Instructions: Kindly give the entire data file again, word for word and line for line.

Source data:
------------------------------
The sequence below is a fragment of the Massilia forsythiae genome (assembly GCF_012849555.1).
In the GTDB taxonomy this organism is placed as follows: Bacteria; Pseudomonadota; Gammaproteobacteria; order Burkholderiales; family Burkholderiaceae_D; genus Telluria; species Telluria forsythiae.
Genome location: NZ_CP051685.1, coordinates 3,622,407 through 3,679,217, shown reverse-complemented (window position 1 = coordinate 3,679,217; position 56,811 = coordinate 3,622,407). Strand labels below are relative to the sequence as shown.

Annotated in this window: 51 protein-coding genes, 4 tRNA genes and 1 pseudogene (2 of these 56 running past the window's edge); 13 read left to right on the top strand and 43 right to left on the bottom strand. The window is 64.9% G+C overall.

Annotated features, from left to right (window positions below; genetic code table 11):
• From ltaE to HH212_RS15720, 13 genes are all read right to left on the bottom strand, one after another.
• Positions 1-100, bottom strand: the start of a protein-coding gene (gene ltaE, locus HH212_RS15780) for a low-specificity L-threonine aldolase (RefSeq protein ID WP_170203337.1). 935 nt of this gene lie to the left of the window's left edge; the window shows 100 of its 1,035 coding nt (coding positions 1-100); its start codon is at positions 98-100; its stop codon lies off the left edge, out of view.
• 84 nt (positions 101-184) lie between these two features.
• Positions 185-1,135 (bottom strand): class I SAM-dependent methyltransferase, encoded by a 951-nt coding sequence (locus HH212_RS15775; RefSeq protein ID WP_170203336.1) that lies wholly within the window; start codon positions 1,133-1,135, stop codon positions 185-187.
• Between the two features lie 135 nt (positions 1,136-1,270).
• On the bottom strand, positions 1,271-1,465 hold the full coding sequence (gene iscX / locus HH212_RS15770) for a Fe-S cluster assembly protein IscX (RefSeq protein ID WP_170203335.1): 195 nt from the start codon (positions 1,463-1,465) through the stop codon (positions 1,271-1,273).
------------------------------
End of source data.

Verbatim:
The sequence below is a fragment of the Massilia forsythiae genome (assembly GCF_012849555.1).
In the GTDB taxonomy this organism is placed as follows: Bacteria; Pseudomonadota; Gammaproteobacteria; order Burkholderiales; family Burkholderiaceae_D; genus Telluria; species Telluria forsythiae.
Genome location: NZ_CP051685.1, coordinates 3,622,407 through 3,679,217, shown reverse-complemented (window position 1 = coordinate 3,679,217; position 56,811 = coordinate 3,622,407). Strand labels below are relative to the sequence as shown.

Annotated in this window: 51 protein-coding genes, 4 tRNA genes and 1 pseudogene (2 of these 56 running past the window's edge); 13 read left to right on the top strand and 43 right to left on the bottom strand. The window is 64.9% G+C overall.

Annotated features, from left to right (window positions below; genetic code table 11):
• From ltaE to HH212_RS15720, 13 genes are all read right to left on the bottom strand, one after another.
• Positions 1-100, bottom strand: the start of a protein-coding gene (gene ltaE, locus HH212_RS15780) for a low-specificity L-threonine aldolase (RefSeq protein ID WP_170203337.1). 935 nt of this gene lie to the left of the window's left edge; the window shows 100 of its 1,035 coding nt (coding positions 1-100); its start codon is at positions 98-100; its stop codon lies off the left edge, out of view.
• 84 nt (positions 101-184) lie between these two features.
• Positions 185-1,135 (bottom strand): class I SAM-dependent methyltransferase, encoded by a 951-nt coding sequence (locus HH212_RS15775; RefSeq protein ID WP_170203336.1) that lies wholly within the window; start codon positions 1,133-1,135, stop codon positions 185-187.
• Between the two features lie 135 nt (positions 1,136-1,270).
• On the bottom strand, positions 1,271-1,465 hold the full coding sequence (gene iscX / locus HH212_RS15770) for a Fe-S cluster assembly protein IscX (RefSeq protein ID WP_170203335.1): 195 nt from the start codon (positions 1,463-1,465) through the stop codon (positions 1,271-1,273).